TELESCOPE MAKING LINKS and EVENTS
Telescope Making Classes
Information on Meade Telescopes
There is more information about telescope making and mirror
making on this website at:
Links checked April 18, 2010
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Checking Your Telescope and the 'Figure' of
The easiest way to check the figure or curve of the main mirror
is to make use of the existing telescope. An experienced mirror
maker can use a high power eyepiece in the telescope and miss focus
the telescope eyepiece inside and outside of focus. The out of
focus image of a star will appear the same a certain distance inside
of focus as it does the same distance outside of focus.
The atmosphere must be steady to get a good reading.
You may as well try this test yourself since the test requires no
test equipment. Next we might want to try to isolate telescope
optical problems. Rotating the eyepiece in the eyepiece holder
will isolate some eyepiece problems. Or try the eyepiece in another
telescope. While the eyepiece is out of
the eyepiece tube roll up a piece of printer paper and put it into the
eyepiece tube. Is the eyepiece tube directed toward the diagonal?
Problems of the diagonal may be due to misalignment of
the diagonal or warping of the diagonal by its mounting.
Some problems in the main mirror may be isolated by rotating the
main or primary mirror in its mirror cell. Also on Dobson mirror
cells tip the telescope up and spank the telescope on its bottom to
seat the mirror on the mirror cell adjusting pads.
Having the telescope now in operating condition we can return again to
check for the proper optical correction of the primary mirror.
Most errors in the primary mirror are symmetrical around the mirrors center.
While mirror polishing the mirror is rotated every few polishing strokes in order to maintain its symmetry.
Reading a mirror using the eyepiece is a bit challenging. With a bit more equipment reading
a mirror is easier.
Checking the figure of the primary mirror using the sunsThere is a more intuitive method for checking the figure of the primary
mirror. To use this method we will need to obtain a 100 line per inch Ronchi grating. The
Ronchi grating is merely a piece of glass or film
with equally spaced black lines on it. The Ronchi grating appears gray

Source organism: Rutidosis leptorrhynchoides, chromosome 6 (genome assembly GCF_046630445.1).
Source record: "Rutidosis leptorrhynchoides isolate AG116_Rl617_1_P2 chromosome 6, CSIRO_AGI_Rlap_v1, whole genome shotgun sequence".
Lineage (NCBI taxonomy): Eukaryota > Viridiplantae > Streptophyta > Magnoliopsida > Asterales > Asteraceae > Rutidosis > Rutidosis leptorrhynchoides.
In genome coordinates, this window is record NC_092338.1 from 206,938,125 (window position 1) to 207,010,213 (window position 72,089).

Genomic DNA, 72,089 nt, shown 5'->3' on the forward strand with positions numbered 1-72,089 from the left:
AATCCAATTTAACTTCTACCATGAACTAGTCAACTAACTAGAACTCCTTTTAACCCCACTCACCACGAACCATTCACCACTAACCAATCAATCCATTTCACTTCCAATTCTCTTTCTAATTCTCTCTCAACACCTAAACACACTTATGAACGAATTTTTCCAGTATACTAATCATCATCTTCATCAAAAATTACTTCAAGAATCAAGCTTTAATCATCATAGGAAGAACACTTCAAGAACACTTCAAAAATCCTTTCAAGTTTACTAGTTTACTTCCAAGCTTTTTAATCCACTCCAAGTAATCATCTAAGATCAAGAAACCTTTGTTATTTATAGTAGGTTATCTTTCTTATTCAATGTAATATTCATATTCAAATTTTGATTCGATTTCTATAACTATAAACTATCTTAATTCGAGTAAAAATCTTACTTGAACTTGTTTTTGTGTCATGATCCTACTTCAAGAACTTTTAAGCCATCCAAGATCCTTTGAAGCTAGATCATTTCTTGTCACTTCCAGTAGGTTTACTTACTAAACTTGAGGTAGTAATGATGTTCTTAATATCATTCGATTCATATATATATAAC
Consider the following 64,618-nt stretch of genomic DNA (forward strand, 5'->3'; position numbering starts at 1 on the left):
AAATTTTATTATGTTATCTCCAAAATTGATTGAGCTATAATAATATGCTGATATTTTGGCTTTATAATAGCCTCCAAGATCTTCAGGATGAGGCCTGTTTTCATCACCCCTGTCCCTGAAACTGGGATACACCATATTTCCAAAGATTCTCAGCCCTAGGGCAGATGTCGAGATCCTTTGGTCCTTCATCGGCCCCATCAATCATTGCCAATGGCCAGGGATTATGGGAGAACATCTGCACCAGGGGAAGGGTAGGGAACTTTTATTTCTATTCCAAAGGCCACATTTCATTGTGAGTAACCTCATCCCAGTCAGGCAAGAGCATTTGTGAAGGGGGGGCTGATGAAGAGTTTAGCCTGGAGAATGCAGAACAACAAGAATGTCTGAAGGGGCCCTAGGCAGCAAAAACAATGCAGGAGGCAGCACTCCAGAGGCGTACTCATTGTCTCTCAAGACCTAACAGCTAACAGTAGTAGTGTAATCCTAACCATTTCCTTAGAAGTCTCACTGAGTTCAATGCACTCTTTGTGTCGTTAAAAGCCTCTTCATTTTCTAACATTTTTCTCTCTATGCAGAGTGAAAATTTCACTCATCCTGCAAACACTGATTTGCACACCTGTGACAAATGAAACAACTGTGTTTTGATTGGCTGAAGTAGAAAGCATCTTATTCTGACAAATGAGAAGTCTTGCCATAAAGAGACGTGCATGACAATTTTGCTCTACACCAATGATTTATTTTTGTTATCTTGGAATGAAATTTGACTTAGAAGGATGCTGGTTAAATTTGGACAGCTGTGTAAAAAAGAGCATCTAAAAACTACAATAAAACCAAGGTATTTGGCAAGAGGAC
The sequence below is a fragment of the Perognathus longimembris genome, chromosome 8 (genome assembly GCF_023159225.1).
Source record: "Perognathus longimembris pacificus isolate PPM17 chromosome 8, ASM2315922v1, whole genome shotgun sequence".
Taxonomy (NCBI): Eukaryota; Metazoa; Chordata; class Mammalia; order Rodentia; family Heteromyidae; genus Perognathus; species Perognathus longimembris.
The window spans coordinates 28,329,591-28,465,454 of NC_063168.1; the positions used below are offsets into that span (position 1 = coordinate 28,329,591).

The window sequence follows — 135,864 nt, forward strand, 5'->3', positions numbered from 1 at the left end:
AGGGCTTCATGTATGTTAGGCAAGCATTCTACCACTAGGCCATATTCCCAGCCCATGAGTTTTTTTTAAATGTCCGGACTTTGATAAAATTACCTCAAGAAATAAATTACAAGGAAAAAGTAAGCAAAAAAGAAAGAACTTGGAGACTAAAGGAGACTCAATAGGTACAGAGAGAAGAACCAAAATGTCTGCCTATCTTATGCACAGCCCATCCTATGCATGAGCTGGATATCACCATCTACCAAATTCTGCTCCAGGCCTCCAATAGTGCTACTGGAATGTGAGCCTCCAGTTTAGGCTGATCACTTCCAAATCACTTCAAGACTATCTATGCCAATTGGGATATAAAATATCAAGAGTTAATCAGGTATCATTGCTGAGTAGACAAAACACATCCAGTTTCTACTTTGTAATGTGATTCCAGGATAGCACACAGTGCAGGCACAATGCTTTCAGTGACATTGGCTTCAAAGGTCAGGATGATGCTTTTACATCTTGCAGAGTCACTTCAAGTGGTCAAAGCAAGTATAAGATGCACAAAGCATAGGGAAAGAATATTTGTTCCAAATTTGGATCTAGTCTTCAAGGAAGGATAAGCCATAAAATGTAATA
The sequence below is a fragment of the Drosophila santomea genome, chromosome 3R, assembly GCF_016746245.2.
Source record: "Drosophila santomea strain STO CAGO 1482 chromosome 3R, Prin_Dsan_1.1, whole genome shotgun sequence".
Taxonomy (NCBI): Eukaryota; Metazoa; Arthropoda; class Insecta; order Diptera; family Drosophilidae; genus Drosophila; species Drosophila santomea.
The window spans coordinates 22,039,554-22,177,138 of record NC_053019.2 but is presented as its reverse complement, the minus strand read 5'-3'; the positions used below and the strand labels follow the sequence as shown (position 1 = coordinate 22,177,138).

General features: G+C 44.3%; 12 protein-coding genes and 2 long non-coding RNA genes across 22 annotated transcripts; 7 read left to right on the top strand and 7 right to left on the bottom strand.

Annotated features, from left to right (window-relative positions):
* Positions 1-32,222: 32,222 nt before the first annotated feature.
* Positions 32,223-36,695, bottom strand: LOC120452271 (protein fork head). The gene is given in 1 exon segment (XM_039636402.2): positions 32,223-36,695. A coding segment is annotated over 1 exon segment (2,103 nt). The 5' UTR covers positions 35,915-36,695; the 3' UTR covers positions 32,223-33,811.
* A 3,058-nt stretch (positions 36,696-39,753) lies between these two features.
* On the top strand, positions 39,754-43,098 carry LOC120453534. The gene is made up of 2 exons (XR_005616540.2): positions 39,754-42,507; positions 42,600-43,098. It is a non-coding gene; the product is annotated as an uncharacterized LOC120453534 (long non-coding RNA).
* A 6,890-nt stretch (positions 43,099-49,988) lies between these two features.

from a distance but inspection under a magnifying glass reveals clear
glass between the black lines. The ronchi grating is available from
Orion, Telescope and Binocular or by mail order from
Edmund Scientific Company.
Remove the eyepiece from the telescope and place in a safe place.
Find a cap that will just slip over the eyepiece tube. Possibly the lid from a gallon can.
Glue the ronchi grating to the cap with a little RTV silicon sealant. On a sunny morning find a
shady place for the telescope and find a distant telephone pole.
Use the telescope finder to point the telescope at the suns glint from
a ceramic or glass insulator on the telephone pole.
CAUTION, do not point the telescope in the direction of the sun.
With your head a foot or so from the eyepiece tube look down the
eyepiece tube and center the power pole insulator behind the reflection
of the telescope diagonal in the primary mirror. Now install the Ronchi
grating on the eyepiece tube and place your eye as it would be while
looking through the telescope eyepiece. Look at the primary mirror
reflected in the diagonal. Move your head up and down and left and
right until the entire mirror appears to light up from the light coming
from the insulator. You should see perfectly straight black lines that
appear to be on the mirror surface. Use the telescope focus to move
the grating in and out. The lines become bigger and smaller but always
stay straight. If the ronchi grating is exactly at the focus the mirror
will appear all dark or all light depending whether the focused light
strikes a black line in the grating or passes between two lines.
The slightest vibration of even 100th of an inch will cause this to
change as will the slightest refraction caused by heat waves.
Move the Ronchi grating toward the tube using the focus control until
five dark lines are visible, apparently on the mirror surface.
This location for the Ronchi grating ( inside of focus ) is the setup used at the
Chabot Space and Science Center,
Telescope Makers Work Shop.
If the lines are not straight the mirror is too close to the telephone
pole insulator or there is an imperfection of the surface of the primary
mirror. If the curve of the mirror were a sphere instead of a paraboloid
the lines would be closer together at the center of the mirror and
farther apart at the edge of the mirror. This is because the ronchi
grating would be nearer the focal point of the mirror edge when inside
of focus. Mirror makers call this condition 'under correction' since
in the past it has been customary to make the mirror spherical first
then 'correct' the figure to a paraboloid. In another common aberration
the edge of the mirror focuses too distant from the mirror. The ronchi
lines are straight as they should be except at the very edge of the
mirror where they narrow. Mirror makers call this condition 'turned edge'.
This explanation of the Ronchi test should be sufficient for you to find if
you have a good telescope, optically at least. Recoating the primary
mirror will not change its optical figure. If you need or want to
refigure the primary mirror you will need additional information.
For more information about the Ronchi grating try the
at Stellafane website. Willmann-Bell, Inc.
will have needed materials.
reflection from a power pole insulator and a Ronchi grating.
For more information on mirror making I recommend my 'Build
your own Telescope' program. The contents page is at
Build Astronomical Telescope, contents page
only. There is more to mirror making than we can fit into this website.
Update, April 18, 2010